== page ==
55 degrees F – beans
60 degrees F – cucumbers, squash, eggplant

Photo credit: Peppers seeded and growing in window - Carl Wilson

Friday, April 2, 2010

Time to seed early vegetables

A check of soil temperatures today showed 41 degrees F. That’s warm enough to seed cool season crops such as lettuce, onions, peas, radishes, spinach, cabbage, broccoli and kale in an open garden. (Those using coldframes could beat this planting date by a month or more.)

Soil temperatures should be measured at 4 inches deep at 8:00 a.m. If you don’t have a soil thermometer, you can follow the on-line readings taken at the weather station on the Fort Collins campus of Colorado State University.

Once seeded, you may want to cover with a germination blanket (photo above) to keep small seeds moist until seedlings emerge and even for a week or so afterwards. Our sun, wind and dry air at mile high elevation rapidly dry the surface of soil. This material, anchored with soil at the edges or U pins of bent wire punched through the fabric, helps the surface stay moist. It’s sold as floating row cover or seed germinating fabric at garden centers.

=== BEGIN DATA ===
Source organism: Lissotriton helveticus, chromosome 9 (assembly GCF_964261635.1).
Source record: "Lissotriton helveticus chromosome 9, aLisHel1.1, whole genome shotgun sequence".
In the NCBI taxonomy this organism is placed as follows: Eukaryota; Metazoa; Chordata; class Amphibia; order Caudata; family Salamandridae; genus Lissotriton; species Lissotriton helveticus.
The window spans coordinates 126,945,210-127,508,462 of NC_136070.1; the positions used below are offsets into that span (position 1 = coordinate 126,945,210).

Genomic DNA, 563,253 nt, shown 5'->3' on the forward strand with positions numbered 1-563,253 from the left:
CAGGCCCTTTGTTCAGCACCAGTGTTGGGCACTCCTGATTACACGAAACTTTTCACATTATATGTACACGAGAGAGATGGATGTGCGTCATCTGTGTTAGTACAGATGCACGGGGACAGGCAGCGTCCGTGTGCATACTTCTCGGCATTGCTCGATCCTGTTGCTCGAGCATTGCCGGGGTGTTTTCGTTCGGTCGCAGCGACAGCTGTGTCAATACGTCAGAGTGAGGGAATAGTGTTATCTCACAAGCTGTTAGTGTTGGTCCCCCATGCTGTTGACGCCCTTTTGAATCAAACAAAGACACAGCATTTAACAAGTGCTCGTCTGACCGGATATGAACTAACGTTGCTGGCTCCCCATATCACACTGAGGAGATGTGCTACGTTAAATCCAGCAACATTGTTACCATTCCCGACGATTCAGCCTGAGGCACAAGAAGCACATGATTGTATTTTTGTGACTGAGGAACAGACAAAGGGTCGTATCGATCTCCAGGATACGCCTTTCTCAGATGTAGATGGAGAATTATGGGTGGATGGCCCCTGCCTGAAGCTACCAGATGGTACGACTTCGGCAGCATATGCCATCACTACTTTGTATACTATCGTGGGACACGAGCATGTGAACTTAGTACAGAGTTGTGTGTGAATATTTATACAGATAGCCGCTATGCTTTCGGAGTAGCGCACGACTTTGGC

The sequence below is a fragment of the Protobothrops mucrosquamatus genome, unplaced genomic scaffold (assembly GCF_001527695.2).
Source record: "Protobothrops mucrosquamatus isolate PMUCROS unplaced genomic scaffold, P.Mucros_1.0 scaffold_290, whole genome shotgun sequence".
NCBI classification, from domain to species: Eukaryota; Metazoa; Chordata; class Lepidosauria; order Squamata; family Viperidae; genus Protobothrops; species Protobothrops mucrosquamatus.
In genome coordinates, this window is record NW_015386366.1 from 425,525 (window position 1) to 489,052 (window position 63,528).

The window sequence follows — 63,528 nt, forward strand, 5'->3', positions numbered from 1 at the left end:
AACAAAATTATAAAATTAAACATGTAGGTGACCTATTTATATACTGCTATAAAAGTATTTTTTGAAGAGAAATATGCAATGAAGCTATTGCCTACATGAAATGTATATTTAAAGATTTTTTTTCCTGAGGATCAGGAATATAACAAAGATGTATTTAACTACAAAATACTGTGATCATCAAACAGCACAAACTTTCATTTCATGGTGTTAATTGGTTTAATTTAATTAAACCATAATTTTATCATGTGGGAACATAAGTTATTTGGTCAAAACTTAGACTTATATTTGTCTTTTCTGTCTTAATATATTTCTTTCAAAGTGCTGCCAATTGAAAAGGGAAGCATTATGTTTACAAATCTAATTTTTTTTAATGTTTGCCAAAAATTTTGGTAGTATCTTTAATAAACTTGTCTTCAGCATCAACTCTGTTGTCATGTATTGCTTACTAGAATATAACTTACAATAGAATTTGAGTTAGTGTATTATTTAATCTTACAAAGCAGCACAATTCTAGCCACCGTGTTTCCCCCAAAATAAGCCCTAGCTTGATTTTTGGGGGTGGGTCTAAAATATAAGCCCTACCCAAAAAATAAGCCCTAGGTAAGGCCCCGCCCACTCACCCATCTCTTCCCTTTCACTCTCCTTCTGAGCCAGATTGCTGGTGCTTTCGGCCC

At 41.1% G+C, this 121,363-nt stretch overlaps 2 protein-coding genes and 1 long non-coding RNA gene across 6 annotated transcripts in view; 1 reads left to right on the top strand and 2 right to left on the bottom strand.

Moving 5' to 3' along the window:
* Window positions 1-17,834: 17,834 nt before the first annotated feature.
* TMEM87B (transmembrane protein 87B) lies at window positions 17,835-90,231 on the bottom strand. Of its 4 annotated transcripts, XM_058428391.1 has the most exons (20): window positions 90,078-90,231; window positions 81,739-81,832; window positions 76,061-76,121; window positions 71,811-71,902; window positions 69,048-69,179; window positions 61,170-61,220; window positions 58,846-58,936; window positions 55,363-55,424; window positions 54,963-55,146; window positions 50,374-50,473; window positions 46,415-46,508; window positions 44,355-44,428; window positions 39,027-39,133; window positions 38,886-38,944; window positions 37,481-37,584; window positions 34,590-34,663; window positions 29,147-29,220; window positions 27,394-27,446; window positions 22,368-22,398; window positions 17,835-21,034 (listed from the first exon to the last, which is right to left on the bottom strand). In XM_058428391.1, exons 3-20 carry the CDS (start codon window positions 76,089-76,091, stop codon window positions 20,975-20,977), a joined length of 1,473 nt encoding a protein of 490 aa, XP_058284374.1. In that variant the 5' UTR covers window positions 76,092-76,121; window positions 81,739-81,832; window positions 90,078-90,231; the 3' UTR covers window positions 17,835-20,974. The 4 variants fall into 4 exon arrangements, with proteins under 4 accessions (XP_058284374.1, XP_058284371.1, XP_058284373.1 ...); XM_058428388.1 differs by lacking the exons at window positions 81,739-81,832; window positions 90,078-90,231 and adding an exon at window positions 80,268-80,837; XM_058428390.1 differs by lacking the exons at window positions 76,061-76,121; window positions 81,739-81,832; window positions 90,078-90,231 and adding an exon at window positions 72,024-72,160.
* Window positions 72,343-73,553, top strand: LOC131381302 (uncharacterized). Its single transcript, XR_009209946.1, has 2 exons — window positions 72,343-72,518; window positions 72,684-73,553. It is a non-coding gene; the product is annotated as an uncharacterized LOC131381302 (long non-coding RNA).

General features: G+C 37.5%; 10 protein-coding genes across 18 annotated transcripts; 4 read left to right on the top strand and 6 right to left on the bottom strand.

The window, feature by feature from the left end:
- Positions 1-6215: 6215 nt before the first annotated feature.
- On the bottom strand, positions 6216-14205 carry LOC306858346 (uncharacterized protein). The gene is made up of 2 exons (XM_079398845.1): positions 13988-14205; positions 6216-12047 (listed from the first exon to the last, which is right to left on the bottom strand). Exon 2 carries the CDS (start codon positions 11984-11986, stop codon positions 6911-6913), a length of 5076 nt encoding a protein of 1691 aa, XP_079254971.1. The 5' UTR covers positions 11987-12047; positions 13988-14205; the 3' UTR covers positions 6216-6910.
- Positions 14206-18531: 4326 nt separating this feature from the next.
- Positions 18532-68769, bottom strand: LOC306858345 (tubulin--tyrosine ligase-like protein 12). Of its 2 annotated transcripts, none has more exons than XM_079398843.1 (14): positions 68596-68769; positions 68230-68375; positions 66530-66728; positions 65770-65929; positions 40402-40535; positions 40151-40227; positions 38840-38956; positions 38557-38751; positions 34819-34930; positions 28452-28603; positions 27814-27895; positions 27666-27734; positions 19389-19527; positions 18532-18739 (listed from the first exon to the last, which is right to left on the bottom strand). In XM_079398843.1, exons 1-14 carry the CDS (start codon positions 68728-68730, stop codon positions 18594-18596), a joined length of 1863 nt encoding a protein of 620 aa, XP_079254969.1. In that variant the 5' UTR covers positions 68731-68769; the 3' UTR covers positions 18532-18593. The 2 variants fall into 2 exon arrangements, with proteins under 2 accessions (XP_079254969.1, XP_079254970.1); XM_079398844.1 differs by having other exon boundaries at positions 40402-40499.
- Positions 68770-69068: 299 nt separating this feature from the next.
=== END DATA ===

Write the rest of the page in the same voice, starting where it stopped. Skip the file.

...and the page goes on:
Even with a fabric cover and cool temperatures, at least daily watering likely will be necessary during the days to germination period generally listed on the seed package. In addition to proper planting depth (avoid seed burial deeper than recommended), maintaining consistent moisture is the biggest factor in successful seed germination.

Photo credit: Using seed germination blanket, Carl Wilson